On Friday, while the Attorney General of the United States was preparing to announce the indictments of seven alleged terrorists in Miami, where was Homeland Security Secretary Michael Chertoff? Of course, you say, he was engaged on the issue of terrorism and busy working hard for the American people. Well, not really. On the day the United States accused seven men of attempting to carry out the biggest terrorist act against the homeland since 9/11, Secretary Chertoff found it appropriate to attend a panel at the Heritage Foundation entitled "’24’ and America’s Image in Fighting Terrorism: Fact, Fiction, or Does It Matter?" Secretary Chertoff was joined on the panel by such terrorism experts as the stars, writers and producers of the television show "24", and terrorism expert and moderator Rush Limbaugh.
Secretary Chertoff has a habit of dashing off to conferences during important national security or disaster events. You will recall that the day after Katrina came ashore, the Honorable Michael Chertoff felt that it was more important to go to Atlanta for a conference than to manage the worst natural disaster the United States had experienced in decades. So, unsurprisingly, the Secretary was yet again serving the American public Friday morning by discussing the merits of the television show "24" with actors and producers. The event was deemed so important that such luminaries as Justice Clarence Thomas and Ann Coulter wannabe Laura Ingraham were in attendance.
After Secretary Chertoff finished his speech about what a great show "24" was and how DHS also had some great people who defend this country (without violating the laws!), it was time for Rush Limbaugh to take the moderator’s lectern. In recognition of the esteem that the conservative Heritage Foundation holds for Rush Limbaugh, in 2000 the Foundation awarded Limbaugh its coveted Clara Boothe Luce Award for Limbaugh’s contributions to conservative thought. Clearly, the Heritage Foundation felt that Mr. Limbaugh was well qualified to moderate a panel on terrorism policy consisting of people who make up reality on a regular basis. To emphasize Limbaugh’s stature, Heritage Foundation Executive Vice President Phil Truluck introduced Limbaugh as "a real hero of the conservative movement and a true voice of reason."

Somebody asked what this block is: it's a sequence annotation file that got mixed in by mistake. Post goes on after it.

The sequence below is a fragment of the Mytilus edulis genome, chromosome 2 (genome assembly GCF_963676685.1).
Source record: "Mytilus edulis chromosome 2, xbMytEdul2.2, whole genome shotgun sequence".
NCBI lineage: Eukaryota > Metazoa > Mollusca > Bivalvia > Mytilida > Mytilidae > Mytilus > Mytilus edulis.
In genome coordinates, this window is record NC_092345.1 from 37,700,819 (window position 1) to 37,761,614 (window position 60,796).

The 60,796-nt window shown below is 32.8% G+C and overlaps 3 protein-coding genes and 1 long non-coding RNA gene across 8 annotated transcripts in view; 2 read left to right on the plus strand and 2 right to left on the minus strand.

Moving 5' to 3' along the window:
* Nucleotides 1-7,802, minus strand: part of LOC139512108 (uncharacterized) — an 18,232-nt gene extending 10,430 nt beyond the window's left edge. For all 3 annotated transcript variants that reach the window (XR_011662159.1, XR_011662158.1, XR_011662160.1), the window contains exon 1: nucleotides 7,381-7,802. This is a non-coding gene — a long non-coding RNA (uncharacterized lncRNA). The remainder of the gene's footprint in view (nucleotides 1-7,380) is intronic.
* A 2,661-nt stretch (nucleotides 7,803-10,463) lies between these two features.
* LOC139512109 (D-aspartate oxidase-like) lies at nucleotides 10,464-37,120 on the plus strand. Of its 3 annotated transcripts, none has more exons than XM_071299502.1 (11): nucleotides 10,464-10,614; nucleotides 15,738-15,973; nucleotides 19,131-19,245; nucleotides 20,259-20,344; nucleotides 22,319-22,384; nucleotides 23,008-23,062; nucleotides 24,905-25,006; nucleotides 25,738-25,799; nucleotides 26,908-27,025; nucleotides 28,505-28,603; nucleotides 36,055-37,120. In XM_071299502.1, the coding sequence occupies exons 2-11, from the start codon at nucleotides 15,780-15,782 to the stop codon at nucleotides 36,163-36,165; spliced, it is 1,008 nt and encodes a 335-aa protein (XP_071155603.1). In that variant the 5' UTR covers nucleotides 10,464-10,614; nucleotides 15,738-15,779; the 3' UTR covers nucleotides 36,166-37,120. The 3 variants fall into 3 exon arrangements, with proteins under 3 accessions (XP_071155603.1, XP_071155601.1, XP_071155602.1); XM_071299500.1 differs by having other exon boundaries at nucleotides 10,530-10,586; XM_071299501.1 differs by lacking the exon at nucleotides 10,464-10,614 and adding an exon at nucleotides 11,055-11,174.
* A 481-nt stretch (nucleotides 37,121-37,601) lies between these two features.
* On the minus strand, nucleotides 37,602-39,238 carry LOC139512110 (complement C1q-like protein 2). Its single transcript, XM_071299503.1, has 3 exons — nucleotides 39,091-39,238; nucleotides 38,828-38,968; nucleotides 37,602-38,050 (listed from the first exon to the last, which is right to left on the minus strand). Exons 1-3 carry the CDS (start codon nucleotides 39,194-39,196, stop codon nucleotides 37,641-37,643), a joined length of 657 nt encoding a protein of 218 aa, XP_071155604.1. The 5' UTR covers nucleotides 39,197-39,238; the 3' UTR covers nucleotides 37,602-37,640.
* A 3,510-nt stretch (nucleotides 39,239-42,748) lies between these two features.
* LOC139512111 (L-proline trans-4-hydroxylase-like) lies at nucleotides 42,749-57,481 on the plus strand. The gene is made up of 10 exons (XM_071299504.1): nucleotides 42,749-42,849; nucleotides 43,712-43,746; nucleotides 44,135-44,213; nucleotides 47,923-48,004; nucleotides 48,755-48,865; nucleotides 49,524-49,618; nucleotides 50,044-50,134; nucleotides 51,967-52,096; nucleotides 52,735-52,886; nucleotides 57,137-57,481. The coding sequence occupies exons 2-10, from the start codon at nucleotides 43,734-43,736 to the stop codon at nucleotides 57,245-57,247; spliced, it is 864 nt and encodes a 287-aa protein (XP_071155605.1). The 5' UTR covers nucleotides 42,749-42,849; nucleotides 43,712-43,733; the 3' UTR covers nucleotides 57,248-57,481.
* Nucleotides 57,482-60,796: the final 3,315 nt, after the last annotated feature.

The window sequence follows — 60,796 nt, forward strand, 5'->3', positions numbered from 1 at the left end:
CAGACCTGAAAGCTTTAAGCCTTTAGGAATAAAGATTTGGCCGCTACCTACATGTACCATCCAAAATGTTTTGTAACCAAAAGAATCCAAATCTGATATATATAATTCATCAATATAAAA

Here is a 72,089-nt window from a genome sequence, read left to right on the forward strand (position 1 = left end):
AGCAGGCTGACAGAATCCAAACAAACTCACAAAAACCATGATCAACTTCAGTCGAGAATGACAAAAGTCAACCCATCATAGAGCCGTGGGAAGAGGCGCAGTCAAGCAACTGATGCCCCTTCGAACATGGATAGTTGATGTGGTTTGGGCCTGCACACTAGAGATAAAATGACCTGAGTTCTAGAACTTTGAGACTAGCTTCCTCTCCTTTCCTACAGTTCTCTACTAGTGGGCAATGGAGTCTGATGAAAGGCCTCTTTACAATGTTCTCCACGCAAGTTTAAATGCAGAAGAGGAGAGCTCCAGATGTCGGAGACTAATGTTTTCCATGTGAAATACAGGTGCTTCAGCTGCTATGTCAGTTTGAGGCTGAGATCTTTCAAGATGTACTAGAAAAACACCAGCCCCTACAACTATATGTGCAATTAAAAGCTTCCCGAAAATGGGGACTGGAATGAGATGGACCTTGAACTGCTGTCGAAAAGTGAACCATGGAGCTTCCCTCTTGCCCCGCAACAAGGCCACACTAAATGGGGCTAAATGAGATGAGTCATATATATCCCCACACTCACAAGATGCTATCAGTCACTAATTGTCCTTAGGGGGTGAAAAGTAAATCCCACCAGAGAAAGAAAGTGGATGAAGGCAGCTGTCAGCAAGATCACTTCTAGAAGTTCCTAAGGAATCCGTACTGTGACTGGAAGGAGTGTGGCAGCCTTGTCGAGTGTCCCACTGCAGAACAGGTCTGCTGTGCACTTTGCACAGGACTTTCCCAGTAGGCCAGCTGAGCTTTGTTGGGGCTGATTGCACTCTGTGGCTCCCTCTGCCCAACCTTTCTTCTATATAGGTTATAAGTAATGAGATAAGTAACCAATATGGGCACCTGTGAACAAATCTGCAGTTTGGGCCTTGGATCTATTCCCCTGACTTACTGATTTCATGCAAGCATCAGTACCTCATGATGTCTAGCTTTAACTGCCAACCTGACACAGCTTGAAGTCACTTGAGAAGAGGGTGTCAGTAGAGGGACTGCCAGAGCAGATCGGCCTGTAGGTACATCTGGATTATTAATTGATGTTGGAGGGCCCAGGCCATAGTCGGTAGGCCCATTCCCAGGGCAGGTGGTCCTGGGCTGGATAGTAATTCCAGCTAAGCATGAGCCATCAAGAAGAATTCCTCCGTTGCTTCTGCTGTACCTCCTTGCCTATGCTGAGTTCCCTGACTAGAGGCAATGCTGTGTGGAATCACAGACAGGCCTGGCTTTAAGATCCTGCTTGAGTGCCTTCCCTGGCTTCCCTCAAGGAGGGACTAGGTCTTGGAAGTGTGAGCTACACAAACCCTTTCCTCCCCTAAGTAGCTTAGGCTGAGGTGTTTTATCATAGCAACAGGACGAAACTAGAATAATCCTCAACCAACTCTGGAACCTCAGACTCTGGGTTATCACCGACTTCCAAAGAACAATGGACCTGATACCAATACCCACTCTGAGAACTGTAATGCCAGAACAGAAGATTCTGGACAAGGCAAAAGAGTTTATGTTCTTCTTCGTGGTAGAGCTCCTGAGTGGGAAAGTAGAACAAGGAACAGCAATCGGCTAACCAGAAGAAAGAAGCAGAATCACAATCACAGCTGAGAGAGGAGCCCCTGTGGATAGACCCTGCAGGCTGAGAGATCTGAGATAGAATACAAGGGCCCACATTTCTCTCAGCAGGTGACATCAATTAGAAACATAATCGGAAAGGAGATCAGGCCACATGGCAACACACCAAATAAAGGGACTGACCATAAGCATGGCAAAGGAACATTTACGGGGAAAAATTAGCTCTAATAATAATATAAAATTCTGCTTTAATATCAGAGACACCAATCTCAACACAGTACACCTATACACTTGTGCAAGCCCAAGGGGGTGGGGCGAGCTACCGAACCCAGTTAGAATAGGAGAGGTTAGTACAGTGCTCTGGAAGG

Limbaugh began by blaming the "drive-by" media for constraining American interrogation techniques. He wanted to know what "24" taught us about how to act in the ticking time bomb scenario. He was told that in real life the ticking time bomb scenario does not occur and the panelists could not think of one instance in history in which it had occurred. That was the high point of the discussion. A discussion about fiction then became more and more disconnected from reality. The actors and writers protested that "24" was only a television show and not reality, but Limbaugh seemed to find hidden meaning in the "optimistic" plotlines of the show. He found that "24" portrayed America at its best and underscored the need for harsh interrogation techniques. In "24", America always wins in the War on Terror.
According to Limbaugh, the media is largely to blame for the negative impression of America around the world. He found solace and more "reality" in "24" than in real life. That, I have to say, is typical of the reality challenged crowd at the head of this Administration. Finding reality too difficult to cope with and slightly off script, they are content with basking in the fictional successes of shows like "24" in the War against Terror.
The thought that a discussion of a television show was being taken so seriously by conservatives, and the notion that it was more important for the Secretary of Homeland Security to attend this function than work on national security issues, underscores how far astray this Administration and its backers have gone from the thin thread of reality. Ironically, Jack Bauer, the person who most embodies what characters like Limbaugh consider reality, was absent from this gathering of conservatives and fictional characters. Apparently Kiefer Sutherland had more pressing things to do than Michael Chertoff on this particular day.